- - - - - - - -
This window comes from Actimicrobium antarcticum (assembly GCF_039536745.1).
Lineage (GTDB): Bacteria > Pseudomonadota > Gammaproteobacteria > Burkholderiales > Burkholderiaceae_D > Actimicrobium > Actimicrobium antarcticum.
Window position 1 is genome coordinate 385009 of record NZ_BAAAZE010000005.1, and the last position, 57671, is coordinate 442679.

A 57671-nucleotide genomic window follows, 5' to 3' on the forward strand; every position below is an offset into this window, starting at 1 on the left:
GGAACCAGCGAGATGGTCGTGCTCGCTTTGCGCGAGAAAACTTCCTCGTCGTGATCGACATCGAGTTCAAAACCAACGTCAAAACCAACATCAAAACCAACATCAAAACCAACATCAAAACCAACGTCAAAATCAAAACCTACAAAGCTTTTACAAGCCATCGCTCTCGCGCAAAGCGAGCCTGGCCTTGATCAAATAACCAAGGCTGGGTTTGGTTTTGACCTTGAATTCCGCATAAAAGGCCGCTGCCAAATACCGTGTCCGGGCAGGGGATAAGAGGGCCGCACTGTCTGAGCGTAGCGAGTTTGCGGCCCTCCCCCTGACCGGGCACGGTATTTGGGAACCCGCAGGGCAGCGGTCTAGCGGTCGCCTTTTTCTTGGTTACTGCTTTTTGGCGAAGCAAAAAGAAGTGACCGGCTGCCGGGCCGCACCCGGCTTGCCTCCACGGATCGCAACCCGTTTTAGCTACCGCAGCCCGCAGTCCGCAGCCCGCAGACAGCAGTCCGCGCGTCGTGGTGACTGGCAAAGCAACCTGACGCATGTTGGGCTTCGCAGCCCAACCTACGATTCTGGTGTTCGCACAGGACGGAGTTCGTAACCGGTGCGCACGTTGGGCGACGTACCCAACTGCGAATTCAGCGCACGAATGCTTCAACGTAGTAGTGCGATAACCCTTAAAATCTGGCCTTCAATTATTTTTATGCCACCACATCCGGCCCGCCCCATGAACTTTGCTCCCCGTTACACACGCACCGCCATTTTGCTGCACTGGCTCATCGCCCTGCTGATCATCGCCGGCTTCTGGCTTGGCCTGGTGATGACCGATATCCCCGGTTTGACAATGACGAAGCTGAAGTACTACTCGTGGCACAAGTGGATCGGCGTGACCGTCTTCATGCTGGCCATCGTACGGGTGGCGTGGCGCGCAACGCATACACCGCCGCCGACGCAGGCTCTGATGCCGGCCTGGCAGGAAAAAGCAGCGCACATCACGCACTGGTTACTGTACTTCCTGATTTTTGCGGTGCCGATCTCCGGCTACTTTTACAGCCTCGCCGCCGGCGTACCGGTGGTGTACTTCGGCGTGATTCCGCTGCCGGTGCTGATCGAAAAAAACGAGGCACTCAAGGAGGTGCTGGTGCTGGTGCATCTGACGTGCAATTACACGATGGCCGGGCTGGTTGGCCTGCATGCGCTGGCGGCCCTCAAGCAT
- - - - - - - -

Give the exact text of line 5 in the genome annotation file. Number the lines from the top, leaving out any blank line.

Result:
GGAACCAGCGAGATGGTCGTGCTCGCTTTGCGCGAGAAAACTTCCTCGTCGTGATCGACATCGAGTTCAAAACCAACGTCAAAACCAACATCAAAACCAACATCAAAACCAACATCAAAACCAACGTCAAAATCAAAACCTACAAAGCTTTTACAAGCCATCGCTCTCGCGCAAAGCGAGCCTGGCCTTGATCAAATAACCAAGGCTGGGTTTGGTTTTGACCTTGAATTCCGCATAAAAGGCCGCTGCCAAATACCGTGTCCGGGCAGGGGATAAGAGGGCCGCACTGTCTGAGCGTAGCGAGTTTGCGGCCCTCCCCCTGACCGGGCACGGTATTTGGGAACCCGCAGGGCAGCGGTCTAGCGGTCGCCTTTTTCTTGGTTACTGCTTTTTGGCGAAGCAAAAAGAAGTGACCGGCTGCCGGGCCGCACCCGGCTTGCCTCCACGGATCGCAACCCGTTTTAGCTACCGCAGCCCGCAGTCCGCAGCCCGCAGACAGCAGTCCGCGCGTCGTGGTGACTGGCAAAGCAACCTGACGCATGTTGGGCTTCGCAGCCCAACCTACGATTCTGGTGTTCGCACAGGACGGAGTTCGTAACCGGTGCGCACGTTGGGCGACGTACCCAACTGCGAATTCAGCGCACGAATGCTTCAACGTAGTAGTGCGATAACCCTTAAAATCTGGCCTTCAATTATTTTTATGCCACCACATCCGGCCCGCCCCATGAACTTTGCTCCCCGTTACACACGCACCGCCATTTTGCTGCACTGGCTCATCGCCCTGCTGATCATCGCCGGCTTCTGGCTTGGCCTGGTGATGACCGATATCCCCGGTTTGACAATGACGAAGCTGAAGTACTACTCGTGGCACAAGTGGATCGGCGTGACCGTCTTCATGCTGGCCATCGTACGGGTGGCGTGGCGCGCAACGCATACACCGCCGCCGACGCAGGCTCTGATGCCGGCCTGGCAGGAAAAAGCAGCGCACATCACGCACTGGTTACTGTACTTCCTGATTTTTGCGGTGCCGATCTCCGGCTACTTTTACAGCCTCGCCGCCGGCGTACCGGTGGTGTACTTCGGCGTGATTCCGCTGCCGGTGCTGATCGAAAAAAACGAGGCACTCAAGGAGGTGCTGGTGCTGGTGCATCTGACGTGCAATTACACGATGGCCGGGCTGGTTGGCCTGCATGCGCTGGCGGCCCTCAAGCAT